Alibaba Wants to Bring Big Data to 1 Million Mom-and-Pop Stores
E-commerce titan Alibaba aims to venture further offline by bringing 1 million mom-and-pop stores into its data-backed retail system by March, the company announced Monday.
Major e-commerce companies have been taking a greater interest in traditional retailers since they started making a cautious comeback earlier this year as online retailing has suffered setbacks like counterfeit-goods scandals. Hoping to ride the tide, Alibaba Group Holdings Ltd. is strengthening its offline operations.
The Alibaba Distribution Platform (ADP), a retailer management system established in May 2016, offers marketing, logistics and training services to independent shop owners. The platform also collects and provides data to help them predict customer demand and keep up with consumer tastes.
One of Alibaba’s goals is to rebrand 10,000 mom-and-pop stores under the name of its online marketplace, Tmall.
Alibaba has already invested in the supermarket chain Lianhua, formed partnerships with retail giants that include Suning and Bailian Group, and incubated online-to-offline grocery retailer Hema.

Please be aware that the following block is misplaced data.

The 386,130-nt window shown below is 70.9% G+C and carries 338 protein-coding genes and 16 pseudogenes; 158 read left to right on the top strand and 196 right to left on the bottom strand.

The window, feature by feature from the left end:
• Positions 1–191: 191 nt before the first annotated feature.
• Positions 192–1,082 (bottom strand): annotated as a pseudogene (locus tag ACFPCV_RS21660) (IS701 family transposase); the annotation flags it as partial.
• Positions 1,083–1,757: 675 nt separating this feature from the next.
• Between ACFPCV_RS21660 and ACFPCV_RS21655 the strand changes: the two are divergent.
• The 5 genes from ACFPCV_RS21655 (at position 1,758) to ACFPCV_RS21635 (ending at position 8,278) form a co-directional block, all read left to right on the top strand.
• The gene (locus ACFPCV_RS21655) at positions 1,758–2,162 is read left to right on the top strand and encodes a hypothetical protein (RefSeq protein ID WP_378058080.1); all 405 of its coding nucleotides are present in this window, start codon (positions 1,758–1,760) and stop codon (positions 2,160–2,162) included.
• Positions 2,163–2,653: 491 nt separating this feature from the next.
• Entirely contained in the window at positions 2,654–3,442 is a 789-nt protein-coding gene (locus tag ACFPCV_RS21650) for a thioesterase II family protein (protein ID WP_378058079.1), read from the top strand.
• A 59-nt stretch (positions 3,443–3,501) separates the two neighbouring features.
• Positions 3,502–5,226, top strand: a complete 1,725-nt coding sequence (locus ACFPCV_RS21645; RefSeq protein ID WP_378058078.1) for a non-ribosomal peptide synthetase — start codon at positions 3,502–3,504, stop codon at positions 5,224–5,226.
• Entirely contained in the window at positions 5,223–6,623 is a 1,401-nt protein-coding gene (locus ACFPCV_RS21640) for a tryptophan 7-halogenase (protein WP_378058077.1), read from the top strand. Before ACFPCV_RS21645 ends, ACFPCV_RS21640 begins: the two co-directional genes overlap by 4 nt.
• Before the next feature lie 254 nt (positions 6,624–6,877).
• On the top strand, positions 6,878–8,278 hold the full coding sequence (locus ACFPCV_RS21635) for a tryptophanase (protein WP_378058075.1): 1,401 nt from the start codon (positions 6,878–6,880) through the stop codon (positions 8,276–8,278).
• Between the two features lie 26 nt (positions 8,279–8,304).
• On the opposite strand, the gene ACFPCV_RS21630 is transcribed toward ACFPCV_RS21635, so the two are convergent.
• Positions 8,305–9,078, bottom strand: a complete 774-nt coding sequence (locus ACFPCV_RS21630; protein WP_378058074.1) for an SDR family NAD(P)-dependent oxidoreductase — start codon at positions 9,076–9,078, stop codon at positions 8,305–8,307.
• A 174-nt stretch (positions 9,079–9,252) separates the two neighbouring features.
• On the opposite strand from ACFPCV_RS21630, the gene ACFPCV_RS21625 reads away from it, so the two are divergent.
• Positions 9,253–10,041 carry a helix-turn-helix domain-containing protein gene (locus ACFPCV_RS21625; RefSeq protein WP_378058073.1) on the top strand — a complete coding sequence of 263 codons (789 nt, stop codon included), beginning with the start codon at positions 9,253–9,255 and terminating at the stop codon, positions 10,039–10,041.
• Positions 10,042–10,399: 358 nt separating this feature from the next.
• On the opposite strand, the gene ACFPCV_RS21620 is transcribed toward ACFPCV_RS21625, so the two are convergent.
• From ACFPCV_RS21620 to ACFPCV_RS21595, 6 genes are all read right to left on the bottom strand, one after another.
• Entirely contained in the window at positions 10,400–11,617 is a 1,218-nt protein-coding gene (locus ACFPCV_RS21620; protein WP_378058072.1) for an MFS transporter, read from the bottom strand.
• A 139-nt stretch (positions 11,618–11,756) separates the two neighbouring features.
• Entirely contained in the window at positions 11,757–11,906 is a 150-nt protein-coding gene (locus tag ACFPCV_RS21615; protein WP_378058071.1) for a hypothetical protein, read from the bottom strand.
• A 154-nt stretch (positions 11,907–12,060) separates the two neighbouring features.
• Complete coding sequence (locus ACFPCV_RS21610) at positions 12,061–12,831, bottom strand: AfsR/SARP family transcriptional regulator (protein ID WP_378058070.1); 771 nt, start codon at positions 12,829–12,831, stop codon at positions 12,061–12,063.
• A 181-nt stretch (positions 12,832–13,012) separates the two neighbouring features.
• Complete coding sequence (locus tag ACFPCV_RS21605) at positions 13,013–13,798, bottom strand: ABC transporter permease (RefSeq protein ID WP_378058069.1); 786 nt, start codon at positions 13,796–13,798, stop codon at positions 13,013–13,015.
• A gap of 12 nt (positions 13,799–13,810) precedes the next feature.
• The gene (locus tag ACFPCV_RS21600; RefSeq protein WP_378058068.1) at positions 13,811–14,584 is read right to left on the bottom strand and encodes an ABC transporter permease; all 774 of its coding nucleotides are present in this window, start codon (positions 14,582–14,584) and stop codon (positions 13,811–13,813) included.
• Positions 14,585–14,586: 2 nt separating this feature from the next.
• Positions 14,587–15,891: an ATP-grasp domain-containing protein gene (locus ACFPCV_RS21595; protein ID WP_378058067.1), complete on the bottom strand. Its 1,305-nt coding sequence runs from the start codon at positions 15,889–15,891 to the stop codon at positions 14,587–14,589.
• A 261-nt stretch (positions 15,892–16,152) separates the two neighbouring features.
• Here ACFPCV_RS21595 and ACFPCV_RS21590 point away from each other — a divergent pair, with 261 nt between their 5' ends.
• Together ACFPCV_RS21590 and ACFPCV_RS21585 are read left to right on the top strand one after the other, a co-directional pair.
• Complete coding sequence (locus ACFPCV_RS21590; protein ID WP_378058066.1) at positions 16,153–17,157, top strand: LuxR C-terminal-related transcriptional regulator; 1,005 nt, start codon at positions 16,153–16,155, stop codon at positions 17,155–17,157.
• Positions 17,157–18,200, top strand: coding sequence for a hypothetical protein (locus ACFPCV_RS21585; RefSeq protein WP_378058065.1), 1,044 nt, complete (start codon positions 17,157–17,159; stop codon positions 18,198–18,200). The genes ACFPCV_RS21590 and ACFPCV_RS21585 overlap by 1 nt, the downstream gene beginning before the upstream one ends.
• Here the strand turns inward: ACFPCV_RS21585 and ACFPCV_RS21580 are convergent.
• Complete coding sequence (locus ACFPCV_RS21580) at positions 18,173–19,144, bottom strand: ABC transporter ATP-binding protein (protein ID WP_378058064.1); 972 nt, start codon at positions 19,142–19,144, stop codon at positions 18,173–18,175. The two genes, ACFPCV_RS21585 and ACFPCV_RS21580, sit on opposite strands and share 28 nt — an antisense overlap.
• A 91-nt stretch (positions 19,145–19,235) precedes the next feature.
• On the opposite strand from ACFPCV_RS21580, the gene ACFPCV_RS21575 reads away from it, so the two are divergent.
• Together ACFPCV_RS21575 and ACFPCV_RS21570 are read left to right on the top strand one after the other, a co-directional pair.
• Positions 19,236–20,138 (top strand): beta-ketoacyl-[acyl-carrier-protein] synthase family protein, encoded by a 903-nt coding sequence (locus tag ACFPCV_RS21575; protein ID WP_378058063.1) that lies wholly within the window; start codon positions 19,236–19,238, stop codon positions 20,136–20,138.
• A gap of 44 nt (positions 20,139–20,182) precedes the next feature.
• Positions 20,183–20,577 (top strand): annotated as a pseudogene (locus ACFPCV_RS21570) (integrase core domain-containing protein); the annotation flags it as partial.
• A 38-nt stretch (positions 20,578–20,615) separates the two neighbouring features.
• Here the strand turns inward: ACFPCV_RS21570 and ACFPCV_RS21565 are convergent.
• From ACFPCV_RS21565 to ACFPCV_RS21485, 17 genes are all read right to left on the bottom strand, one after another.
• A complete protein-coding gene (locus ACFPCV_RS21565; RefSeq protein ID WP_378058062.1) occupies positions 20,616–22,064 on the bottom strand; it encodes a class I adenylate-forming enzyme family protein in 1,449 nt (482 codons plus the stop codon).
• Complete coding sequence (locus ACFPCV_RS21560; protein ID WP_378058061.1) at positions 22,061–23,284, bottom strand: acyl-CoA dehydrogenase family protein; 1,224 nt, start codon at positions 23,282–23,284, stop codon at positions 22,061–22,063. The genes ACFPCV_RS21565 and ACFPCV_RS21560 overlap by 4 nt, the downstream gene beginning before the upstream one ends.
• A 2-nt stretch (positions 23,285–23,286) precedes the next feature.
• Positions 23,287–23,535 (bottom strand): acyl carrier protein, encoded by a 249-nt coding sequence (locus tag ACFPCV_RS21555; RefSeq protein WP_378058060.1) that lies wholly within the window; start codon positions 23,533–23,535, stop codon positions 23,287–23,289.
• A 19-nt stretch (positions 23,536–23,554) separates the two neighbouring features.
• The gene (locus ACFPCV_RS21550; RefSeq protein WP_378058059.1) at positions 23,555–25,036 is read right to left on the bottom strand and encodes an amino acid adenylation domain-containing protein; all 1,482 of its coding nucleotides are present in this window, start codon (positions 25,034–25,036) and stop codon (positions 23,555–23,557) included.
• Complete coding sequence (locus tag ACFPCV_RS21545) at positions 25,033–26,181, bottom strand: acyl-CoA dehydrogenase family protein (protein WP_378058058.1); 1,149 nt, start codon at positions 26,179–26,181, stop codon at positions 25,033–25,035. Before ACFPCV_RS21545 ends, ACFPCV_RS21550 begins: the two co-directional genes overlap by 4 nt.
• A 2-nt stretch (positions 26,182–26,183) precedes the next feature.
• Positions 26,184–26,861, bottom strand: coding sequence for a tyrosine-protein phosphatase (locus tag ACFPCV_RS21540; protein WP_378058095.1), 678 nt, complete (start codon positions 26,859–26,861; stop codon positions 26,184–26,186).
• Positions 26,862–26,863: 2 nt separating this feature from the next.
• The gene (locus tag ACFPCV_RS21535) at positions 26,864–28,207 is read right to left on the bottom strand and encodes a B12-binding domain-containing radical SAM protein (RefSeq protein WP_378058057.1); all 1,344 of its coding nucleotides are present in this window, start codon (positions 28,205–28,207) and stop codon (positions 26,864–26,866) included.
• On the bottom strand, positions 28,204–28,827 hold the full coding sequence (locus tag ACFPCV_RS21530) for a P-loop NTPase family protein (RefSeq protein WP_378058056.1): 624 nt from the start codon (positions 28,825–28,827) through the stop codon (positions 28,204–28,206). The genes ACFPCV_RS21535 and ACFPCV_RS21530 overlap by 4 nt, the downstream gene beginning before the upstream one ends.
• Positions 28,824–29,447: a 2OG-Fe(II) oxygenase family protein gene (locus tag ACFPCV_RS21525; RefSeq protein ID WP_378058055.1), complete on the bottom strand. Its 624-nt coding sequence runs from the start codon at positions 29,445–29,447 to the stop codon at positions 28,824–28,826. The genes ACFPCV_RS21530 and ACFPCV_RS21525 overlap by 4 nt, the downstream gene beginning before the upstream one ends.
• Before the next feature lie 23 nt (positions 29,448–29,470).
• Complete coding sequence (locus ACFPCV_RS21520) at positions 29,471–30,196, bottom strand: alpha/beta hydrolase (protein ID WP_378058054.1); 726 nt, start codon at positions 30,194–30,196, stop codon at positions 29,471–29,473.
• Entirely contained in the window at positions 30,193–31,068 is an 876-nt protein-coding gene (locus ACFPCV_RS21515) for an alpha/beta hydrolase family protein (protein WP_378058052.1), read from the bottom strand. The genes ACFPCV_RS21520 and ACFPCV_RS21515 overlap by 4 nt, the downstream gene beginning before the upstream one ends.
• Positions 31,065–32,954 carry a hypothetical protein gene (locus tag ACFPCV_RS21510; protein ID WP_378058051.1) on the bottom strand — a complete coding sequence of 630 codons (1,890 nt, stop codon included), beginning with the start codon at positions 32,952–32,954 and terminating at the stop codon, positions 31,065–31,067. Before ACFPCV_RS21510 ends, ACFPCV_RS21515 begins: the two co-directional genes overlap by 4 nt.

However, it lacks resources and data on independent family-run stores, which are scattered around neighborhoods, townships and villages and have the closest ties with locals. In China, they can be kiosks peddling ice cream or stalls selling nuts.
There are more than 6 million of these stores, most of which are family-run, said Lin Xiaohai, Alibaba vice president and ADP general manager, at a news conference on Monday.
ADP has more than 500,000 clients. Lin said that the platform’s gross merchandise volume has jumped 50% on average each month over the past three months.
Alibaba rival JD.com Inc. is also stepping up its presence in traditional retailing. In April, the online retailer announced plans to open 1 million convenience stores in five years, half of which will be located in rural China. Part of the plan is to rebrand these mom-and-pop shops as JD.com stores, the company told Caixin.
In remaking local retailers, JD.com will focus on decoration and inventory supply, while Alibaba aims to concentrate more on data.
On Monday, Alibaba also showcased its futuristic convenience store technology, such as automated billing. The company showcased similar concepts at an experimental unstaffed convenience store, which customers could enter by scanning a QR code at the door, then pick up their favorite items and automatically pay at the checkout gate.
Shares of New York-listed Alibaba fell 2% on Monday to $163.80.
Contact reporter Coco Feng (firstname.lastname@example.org)
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